Coordinated by Sussex Defend the NHS and the Brighton and Hove Trades Council, the ‘Matter of Life and Death’ march will highlight the devastating impact of cuts on public services, with a particular focus on the NHS. A rally starting at the Level at 11.30am will be followed by a public march to Regency Square.

Organisers have also asked attendees to consider wearing something black, as a symbol to commemorate the hundreds of people who are estimated to have died as a result of cuts to public services.

Councillor Phélim Mac Cafferty, Convenor of the Green Group of Councillors will speak at the event, as will Caroline Lucas, Green MP for Brighton Pavilion.

Councillor Dick Page, Green Spokesperson for Health and Wellbeing, commented:

“With the Brexit shambles taking up the headlines, we Greens stand alongside all the communities protesting that if austerity is over, why in our city are health treatments being restricted, care support is harder to access, and with less & less GPs, more people are waiting longer for an appointment?

“All local leaders do is issue bland, complacent strategies & action plans. What we need is enough funding for people’s needs, and secure, publicly-provided services.”

Councillor Mac Cafferty, who will address the rally at Regency Square, added:

“Years of brutal cuts have pushed key services to breaking point. Under the guise of ‘savings’, and ‘integration’ our NHS is at risk of being dismantled and sold off to the highest bidder. A third of NHS contracts awarded since Hunt’s 2013 Health Act have gone to the private sector.

“Sadly, the impact of this attack on public services is all too clear. This year, health chiefs at the Royal Sussex County Hospital said staff shortages and high demand led to “the toughest winter” on record. The city now has just one GP to every 2,500 patients. 33,000 nurses left the NHS last year, combined with a 96% drop in applications from the EU as Brexit looms.

“This Saturday I will stand shoulder to shoulder with all of those marching to defend our public services. Whether it’s councils, hospitals or adult social care, so many of the services struggling to meet rising demand are being brought to their knees by a cuts and privatisation agenda. Scandalously, it is residents reliant on local services who will pay the price.”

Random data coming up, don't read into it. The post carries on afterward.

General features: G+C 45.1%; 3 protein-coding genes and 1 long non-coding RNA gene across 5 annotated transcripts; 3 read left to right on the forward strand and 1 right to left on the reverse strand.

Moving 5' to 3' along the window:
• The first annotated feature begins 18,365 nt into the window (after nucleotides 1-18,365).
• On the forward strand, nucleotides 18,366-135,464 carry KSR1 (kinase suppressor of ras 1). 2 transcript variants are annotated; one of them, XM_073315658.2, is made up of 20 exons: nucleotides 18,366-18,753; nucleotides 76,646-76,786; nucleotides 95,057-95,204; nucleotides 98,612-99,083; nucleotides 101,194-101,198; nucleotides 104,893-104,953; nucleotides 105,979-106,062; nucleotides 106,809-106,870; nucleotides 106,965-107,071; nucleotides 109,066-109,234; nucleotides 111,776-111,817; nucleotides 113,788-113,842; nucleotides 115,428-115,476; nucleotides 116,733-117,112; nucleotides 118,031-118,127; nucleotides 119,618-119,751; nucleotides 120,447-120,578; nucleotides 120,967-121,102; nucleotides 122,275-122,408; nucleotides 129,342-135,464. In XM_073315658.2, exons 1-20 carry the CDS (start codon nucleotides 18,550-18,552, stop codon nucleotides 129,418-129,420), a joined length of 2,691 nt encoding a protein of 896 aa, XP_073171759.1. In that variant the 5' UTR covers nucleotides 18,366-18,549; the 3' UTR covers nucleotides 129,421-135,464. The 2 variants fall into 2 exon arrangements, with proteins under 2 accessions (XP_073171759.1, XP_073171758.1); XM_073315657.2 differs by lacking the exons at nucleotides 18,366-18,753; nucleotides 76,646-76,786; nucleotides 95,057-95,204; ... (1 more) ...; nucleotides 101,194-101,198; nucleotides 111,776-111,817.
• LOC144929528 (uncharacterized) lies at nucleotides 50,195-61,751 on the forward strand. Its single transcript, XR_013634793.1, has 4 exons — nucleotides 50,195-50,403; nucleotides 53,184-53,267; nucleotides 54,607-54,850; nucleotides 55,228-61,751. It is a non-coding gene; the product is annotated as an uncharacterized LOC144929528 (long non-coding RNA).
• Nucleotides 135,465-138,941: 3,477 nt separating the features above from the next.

Saturday’s march will leave from the Level at 12.30 after hearing from local speakers. A rally in Regency Square with further speakers will start at 1.30pm.

http://defendthenhssussex.weebly.com/

With just 12 years left to limit climate change, Council must oppose new fracking laws say Greens

Council can and must act now say Greens as climate scientists give 12 year ultimatum

The Green Group of Councillors have reaffirmed their call for an end to fracking and called for ‘immediate action’ on climate change following a damning report from the UN on global warming.

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Leading scientists have warned the worst effects of climate change could be felt as soon as 2030 if no action is taken to limit global warming

A report from the Intergovernmental Panel on Climate Change (IPCC) was published this week, with 91 scientists warning that the planet will reach climate disaster as early as 2030 if no action is taken to curb increases in global warming. According to the report, a rise in global temperature will lead to extreme droughts, food shortages and increased poverty,  with the IPCC calling for ‘unprecedented changes in all aspects of society,’ to minimise climate disaster.

Green Councillor Phélim Mac Cafferty commented:

“This report should serve as a painful wake up call. The effects of climate change are already being felt. However the IPCC has concluded that a rise of even half a degree above current global temperatures will herald a climate disaster as soon as 2030. Increases in global temperatures of half a degree could lead to millions exposed to severe drought and plunge us into a food shortage.

“Yet the IPCC have reminded us that we can reverse some of these changes if we take serious action now. That’s exactly why Greens will call for an unequivocal rejection of hydraulic fracturing, or ‘fracking’ at the next meeting of Full Council. It’s never been clearer that our reliance on fossil fuels has to end. With unprecedented levels of change needed, we also repeat our concerns that limited actions by the Labour Council on air pollution and sustainable transport do not go far enough, and call for a serious commitment from this Council to play its full part in curbing global warming.”

 

 

More information:

The Intergovernmental Panel on Climate Change is the leading international body on climate change, and the source of scientific information and technical guidance on the subject to the United Nations. The IPCC published a report on Monday, 8th October, detailing the findings of climate scientists investigating levels of global warming and climate change. The Panel concluded that allowing the global temperature to exceed 1.5 degrees celsius would create a ‘climate disaster,’ causing severe impacts on ecosystems, human health and well-being, and concluded that the worst effects could be felt as soon as 2030 if activities exacerbating climate change continue at their current rate.

It is estimated that a rise in global temperatures to 2°c would lead to an increase in the severity of climate change. At 2°c, insects would be twice as likely to lose half of their habitat; 99% of corals would be lost and flooding would become more common and far-reaching. 

Greens will present a notice of motion on hydraulic fracturing (or ‘fracking’) to the next meeting of Full Council in Brighton and Hove on 18th October. #LetCommunitiesDecide